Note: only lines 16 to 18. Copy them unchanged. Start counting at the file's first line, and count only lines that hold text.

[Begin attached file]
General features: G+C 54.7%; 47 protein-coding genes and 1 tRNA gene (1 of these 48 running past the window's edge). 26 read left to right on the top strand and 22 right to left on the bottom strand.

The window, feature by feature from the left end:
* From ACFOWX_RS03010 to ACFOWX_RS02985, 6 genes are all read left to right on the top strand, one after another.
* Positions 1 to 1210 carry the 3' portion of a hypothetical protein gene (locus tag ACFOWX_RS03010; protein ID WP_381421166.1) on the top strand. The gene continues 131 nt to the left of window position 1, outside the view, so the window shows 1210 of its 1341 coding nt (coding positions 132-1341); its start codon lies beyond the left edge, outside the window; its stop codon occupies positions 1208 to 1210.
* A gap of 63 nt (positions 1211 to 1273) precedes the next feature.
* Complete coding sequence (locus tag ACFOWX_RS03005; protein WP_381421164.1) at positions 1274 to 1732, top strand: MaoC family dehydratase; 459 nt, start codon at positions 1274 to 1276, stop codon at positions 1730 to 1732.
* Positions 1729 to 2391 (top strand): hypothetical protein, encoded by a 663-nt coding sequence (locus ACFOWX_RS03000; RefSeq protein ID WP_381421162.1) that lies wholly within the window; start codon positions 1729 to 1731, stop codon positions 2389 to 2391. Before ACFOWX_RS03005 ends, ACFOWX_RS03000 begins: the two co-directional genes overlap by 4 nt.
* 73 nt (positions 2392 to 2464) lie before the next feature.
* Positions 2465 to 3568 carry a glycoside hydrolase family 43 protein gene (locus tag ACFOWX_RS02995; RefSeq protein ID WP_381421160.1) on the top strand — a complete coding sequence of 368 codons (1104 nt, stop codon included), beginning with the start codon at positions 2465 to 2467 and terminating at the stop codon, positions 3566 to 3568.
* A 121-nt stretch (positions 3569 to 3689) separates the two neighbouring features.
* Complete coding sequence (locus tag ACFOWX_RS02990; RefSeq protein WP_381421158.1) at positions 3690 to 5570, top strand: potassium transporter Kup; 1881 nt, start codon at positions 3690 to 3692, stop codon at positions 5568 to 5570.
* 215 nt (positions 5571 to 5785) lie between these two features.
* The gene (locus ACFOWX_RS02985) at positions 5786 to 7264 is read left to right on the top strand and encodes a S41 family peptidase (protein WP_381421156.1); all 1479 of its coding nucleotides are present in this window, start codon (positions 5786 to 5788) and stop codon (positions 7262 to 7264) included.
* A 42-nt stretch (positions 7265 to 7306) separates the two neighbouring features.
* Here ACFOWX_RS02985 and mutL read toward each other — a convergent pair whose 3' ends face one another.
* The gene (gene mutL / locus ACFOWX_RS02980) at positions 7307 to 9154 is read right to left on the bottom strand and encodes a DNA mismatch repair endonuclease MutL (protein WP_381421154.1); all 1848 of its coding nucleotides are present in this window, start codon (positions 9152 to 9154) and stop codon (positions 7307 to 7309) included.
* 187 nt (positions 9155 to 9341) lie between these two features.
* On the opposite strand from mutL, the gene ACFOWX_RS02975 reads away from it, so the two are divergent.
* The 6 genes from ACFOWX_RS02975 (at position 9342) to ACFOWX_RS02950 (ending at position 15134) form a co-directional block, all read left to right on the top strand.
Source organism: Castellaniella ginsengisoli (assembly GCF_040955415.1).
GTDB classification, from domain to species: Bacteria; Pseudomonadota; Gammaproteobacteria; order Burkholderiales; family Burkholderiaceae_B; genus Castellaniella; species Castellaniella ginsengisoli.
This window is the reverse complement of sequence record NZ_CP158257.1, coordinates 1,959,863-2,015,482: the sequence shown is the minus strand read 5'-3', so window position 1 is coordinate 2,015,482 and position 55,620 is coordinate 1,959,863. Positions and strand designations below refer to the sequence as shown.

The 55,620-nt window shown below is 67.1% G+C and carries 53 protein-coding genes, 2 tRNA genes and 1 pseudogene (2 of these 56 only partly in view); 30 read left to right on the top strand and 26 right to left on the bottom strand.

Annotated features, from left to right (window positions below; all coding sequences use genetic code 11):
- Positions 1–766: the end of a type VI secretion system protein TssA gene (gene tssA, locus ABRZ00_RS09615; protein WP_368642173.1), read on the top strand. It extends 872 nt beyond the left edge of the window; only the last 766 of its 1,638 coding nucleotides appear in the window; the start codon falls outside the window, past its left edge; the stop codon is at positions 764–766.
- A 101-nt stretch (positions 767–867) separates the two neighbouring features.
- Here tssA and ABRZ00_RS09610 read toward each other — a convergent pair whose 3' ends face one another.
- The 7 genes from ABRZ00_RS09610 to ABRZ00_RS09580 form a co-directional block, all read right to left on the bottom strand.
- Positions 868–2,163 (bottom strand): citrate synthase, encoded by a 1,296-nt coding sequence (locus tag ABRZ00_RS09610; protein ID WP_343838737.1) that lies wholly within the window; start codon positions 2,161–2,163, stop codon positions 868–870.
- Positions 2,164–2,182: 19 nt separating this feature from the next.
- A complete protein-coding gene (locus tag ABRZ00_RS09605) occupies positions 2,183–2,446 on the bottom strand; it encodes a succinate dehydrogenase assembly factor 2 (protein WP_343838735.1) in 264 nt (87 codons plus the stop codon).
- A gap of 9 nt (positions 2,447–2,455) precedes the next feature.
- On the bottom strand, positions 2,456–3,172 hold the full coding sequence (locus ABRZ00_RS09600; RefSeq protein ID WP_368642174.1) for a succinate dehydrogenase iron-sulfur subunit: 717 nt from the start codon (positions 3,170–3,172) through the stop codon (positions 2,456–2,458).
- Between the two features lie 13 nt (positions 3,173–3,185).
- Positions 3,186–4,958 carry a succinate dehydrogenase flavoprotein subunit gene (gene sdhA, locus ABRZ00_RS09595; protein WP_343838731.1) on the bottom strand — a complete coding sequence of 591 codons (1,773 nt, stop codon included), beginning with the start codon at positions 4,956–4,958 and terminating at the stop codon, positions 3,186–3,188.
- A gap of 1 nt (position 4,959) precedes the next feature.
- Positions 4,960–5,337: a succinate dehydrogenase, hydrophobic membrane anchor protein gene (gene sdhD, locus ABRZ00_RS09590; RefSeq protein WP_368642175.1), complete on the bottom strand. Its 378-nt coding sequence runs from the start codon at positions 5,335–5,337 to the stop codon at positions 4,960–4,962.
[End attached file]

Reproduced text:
* The gene (gene mutL / locus ACFOWX_RS02980) at positions 7307 to 9154 is read right to left on the bottom strand and encodes a DNA mismatch repair endonuclease MutL (protein WP_381421154.1); all 1848 of its coding nucleotides are present in this window, start codon (positions 9152 to 9154) and stop codon (positions 7307 to 7309) included.
* 187 nt (positions 9155 to 9341) lie between these two features.
* On the opposite strand from mutL, the gene ACFOWX_RS02975 reads away from it, so the two are divergent.